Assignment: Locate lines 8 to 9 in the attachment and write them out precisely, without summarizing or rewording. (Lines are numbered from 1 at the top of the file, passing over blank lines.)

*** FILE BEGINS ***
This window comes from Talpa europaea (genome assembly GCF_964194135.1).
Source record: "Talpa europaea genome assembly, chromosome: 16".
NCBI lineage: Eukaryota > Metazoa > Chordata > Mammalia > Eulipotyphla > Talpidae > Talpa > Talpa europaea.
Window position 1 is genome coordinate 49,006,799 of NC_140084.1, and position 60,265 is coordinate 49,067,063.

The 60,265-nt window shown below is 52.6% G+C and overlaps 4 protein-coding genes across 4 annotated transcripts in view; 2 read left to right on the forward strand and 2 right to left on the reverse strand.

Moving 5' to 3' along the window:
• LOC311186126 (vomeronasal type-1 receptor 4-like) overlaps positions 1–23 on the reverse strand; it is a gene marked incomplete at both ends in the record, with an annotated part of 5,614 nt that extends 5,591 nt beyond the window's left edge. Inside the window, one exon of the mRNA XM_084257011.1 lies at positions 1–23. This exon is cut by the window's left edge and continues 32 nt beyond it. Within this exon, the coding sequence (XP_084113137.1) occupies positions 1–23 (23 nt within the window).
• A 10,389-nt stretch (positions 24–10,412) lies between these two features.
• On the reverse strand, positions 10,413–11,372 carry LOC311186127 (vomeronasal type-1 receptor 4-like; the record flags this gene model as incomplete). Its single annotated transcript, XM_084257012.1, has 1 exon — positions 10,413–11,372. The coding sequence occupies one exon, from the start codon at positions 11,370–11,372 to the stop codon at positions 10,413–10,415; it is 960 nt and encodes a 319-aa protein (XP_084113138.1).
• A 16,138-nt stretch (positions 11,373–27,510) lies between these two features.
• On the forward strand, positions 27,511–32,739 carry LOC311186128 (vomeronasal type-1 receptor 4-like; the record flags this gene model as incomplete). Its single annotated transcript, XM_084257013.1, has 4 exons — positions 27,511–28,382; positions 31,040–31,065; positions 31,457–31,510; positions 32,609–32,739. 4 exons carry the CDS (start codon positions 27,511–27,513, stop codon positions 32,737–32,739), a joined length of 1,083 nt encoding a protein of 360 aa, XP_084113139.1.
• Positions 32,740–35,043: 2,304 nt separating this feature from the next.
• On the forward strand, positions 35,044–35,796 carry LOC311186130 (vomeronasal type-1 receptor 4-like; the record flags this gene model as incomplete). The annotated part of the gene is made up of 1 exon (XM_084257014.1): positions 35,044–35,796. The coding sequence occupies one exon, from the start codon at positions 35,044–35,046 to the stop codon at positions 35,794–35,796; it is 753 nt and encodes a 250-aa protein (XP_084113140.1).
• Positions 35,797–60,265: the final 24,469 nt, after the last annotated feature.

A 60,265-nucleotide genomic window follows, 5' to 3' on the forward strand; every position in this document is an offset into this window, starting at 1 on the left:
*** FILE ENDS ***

• A 10,389-nt stretch (positions 24–10,412) lies between these two features.
• On the reverse strand, positions 10,413–11,372 carry LOC311186127 (vomeronasal type-1 receptor 4-like; the record flags this gene model as incomplete). Its single annotated transcript, XM_084257012.1, has 1 exon — positions 10,413–11,372. The coding sequence occupies one exon, from the start codon at positions 11,370–11,372 to the stop codon at positions 10,413–10,415; it is 960 nt and encodes a 319-aa protein (XP_084113138.1).